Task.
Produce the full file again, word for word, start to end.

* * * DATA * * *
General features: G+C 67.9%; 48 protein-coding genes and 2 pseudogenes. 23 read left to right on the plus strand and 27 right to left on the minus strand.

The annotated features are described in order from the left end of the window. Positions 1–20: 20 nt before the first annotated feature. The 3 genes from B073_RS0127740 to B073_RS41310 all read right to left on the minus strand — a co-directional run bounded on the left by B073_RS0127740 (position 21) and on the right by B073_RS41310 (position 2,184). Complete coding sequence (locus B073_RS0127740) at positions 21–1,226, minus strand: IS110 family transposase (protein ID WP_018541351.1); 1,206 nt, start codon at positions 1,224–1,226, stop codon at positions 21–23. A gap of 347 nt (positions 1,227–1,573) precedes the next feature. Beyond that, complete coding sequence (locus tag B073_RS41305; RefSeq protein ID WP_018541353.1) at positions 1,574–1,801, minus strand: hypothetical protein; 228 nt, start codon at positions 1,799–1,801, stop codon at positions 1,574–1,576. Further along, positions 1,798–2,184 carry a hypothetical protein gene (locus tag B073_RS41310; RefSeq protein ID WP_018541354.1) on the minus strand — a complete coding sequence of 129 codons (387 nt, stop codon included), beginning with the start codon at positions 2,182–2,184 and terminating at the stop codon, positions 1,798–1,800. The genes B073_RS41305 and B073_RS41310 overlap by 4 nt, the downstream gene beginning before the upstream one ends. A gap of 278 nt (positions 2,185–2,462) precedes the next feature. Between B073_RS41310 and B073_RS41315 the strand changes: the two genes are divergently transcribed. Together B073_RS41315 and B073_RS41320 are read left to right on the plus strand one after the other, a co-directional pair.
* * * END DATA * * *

General features: G+C 67.9%; 48 protein-coding genes and 2 pseudogenes. 23 read left to right on the plus strand and 27 right to left on the minus strand.

The annotated features are described in order from the left end of the window. Positions 1–20: 20 nt before the first annotated feature. The 3 genes from B073_RS0127740 to B073_RS41310 all read right to left on the minus strand — a co-directional run bounded on the left by B073_RS0127740 (position 21) and on the right by B073_RS41310 (position 2,184). Complete coding sequence (locus B073_RS0127740) at positions 21–1,226, minus strand: IS110 family transposase (protein ID WP_018541351.1); 1,206 nt, start codon at positions 1,224–1,226, stop codon at positions 21–23. A gap of 347 nt (positions 1,227–1,573) precedes the next feature. Beyond that, complete coding sequence (locus tag B073_RS41305; RefSeq protein ID WP_018541353.1) at positions 1,574–1,801, minus strand: hypothetical protein; 228 nt, start codon at positions 1,799–1,801, stop codon at positions 1,574–1,576. Further along, positions 1,798–2,184 carry a hypothetical protein gene (locus tag B073_RS41310; RefSeq protein ID WP_018541354.1) on the minus strand — a complete coding sequence of 129 codons (387 nt, stop codon included), beginning with the start codon at positions 2,182–2,184 and terminating at the stop codon, positions 1,798–1,800. The genes B073_RS41305 and B073_RS41310 overlap by 4 nt, the downstream gene beginning before the upstream one ends. A gap of 278 nt (positions 2,185–2,462) precedes the next feature. Between B073_RS41310 and B073_RS41315 the strand changes: the two genes are divergently transcribed. Together B073_RS41315 and B073_RS41320 are read left to right on the plus strand one after the other, a co-directional pair.